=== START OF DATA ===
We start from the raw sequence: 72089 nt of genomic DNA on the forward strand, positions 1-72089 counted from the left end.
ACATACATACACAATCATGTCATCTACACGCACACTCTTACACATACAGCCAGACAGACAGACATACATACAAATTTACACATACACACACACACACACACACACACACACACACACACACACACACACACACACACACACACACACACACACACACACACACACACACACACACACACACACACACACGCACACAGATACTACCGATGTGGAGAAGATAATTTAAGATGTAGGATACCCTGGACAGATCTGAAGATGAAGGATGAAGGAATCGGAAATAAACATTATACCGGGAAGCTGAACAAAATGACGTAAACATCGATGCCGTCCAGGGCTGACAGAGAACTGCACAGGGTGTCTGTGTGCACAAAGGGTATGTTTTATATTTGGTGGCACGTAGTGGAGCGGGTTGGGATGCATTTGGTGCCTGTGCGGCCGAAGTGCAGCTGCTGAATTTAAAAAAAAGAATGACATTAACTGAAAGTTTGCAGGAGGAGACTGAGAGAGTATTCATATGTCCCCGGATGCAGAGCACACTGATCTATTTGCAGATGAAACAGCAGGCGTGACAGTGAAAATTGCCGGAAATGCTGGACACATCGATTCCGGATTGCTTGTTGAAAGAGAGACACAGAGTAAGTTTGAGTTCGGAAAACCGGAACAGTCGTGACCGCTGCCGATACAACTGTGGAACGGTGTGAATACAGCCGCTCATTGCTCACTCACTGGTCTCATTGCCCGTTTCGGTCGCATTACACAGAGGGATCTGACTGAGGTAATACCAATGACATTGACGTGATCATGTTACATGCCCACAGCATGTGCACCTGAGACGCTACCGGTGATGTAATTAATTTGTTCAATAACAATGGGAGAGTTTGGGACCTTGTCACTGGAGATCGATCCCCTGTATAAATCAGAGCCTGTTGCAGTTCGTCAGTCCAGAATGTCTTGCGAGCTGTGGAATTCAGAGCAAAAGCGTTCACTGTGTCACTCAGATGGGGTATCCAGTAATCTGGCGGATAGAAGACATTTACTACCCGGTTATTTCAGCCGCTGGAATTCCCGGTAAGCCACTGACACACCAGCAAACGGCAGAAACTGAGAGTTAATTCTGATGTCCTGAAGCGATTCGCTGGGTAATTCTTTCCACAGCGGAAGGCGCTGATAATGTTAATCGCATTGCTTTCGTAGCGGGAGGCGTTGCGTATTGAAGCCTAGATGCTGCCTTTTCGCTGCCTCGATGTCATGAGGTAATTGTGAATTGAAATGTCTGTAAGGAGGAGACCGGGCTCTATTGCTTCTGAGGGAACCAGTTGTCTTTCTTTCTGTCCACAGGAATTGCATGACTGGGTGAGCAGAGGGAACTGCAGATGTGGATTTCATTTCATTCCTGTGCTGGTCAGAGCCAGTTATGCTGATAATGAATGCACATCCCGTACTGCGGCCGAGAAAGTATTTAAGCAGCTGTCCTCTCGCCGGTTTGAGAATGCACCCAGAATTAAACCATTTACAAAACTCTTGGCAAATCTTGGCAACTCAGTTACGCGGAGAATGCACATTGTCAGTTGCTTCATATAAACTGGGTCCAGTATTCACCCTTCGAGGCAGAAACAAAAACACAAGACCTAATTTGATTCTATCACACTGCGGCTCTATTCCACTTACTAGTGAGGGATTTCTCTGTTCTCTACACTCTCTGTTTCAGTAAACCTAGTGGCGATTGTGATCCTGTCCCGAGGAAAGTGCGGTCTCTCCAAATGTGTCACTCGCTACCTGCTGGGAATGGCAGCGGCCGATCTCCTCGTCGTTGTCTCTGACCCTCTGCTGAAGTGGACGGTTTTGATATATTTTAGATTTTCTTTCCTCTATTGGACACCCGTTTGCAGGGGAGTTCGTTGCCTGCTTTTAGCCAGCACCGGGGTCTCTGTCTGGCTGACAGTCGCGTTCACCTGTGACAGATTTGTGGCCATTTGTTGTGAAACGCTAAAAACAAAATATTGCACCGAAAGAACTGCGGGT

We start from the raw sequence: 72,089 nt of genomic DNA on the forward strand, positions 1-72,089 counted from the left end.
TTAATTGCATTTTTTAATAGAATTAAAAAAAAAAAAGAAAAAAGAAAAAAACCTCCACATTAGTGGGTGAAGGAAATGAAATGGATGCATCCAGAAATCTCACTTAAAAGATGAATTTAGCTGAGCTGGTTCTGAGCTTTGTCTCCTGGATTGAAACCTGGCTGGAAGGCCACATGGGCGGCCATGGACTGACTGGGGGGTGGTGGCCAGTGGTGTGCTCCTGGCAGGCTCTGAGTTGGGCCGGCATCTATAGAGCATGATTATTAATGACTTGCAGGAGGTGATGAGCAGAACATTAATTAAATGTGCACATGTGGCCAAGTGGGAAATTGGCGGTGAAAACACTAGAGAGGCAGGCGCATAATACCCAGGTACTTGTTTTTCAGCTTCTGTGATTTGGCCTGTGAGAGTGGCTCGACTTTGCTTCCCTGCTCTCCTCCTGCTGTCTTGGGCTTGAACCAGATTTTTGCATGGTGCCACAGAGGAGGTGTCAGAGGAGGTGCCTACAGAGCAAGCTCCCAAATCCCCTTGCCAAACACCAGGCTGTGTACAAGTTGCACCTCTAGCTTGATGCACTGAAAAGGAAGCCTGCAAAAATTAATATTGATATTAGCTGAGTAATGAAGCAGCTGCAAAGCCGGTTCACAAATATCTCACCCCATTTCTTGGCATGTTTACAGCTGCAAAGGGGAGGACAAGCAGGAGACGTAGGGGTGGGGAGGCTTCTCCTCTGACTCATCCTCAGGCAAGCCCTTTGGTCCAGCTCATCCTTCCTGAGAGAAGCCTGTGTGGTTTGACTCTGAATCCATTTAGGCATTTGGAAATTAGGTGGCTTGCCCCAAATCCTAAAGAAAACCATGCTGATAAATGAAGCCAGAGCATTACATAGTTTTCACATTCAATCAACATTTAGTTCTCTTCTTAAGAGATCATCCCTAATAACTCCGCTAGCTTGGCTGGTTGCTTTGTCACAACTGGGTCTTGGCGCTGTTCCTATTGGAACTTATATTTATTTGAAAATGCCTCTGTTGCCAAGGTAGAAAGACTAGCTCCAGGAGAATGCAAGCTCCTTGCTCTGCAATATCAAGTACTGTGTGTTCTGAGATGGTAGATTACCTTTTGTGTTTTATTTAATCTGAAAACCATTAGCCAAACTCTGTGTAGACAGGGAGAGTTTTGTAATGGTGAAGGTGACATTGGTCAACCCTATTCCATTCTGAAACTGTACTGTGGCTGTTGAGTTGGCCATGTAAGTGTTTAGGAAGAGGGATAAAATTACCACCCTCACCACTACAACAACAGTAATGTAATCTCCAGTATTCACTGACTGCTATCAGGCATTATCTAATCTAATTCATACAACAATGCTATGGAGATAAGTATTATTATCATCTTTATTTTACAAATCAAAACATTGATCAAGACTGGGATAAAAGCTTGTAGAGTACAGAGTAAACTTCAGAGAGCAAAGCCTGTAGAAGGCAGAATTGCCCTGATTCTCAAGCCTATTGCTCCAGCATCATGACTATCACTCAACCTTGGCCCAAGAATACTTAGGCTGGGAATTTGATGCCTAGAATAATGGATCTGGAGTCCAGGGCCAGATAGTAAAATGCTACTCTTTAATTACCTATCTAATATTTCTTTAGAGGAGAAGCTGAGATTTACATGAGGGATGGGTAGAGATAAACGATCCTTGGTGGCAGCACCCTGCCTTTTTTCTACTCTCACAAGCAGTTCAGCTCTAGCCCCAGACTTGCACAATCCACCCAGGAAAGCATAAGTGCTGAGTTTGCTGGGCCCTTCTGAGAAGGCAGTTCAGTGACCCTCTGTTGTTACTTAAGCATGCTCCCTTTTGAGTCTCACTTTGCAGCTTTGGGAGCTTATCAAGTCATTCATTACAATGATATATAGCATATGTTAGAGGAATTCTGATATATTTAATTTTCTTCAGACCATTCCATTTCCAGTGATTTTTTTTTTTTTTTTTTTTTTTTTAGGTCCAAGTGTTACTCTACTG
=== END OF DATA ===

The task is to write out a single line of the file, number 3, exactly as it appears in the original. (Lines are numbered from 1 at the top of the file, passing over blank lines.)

We start from the raw sequence: 72,089 nt of genomic DNA on the forward strand, positions 1-72,089 counted from the left end.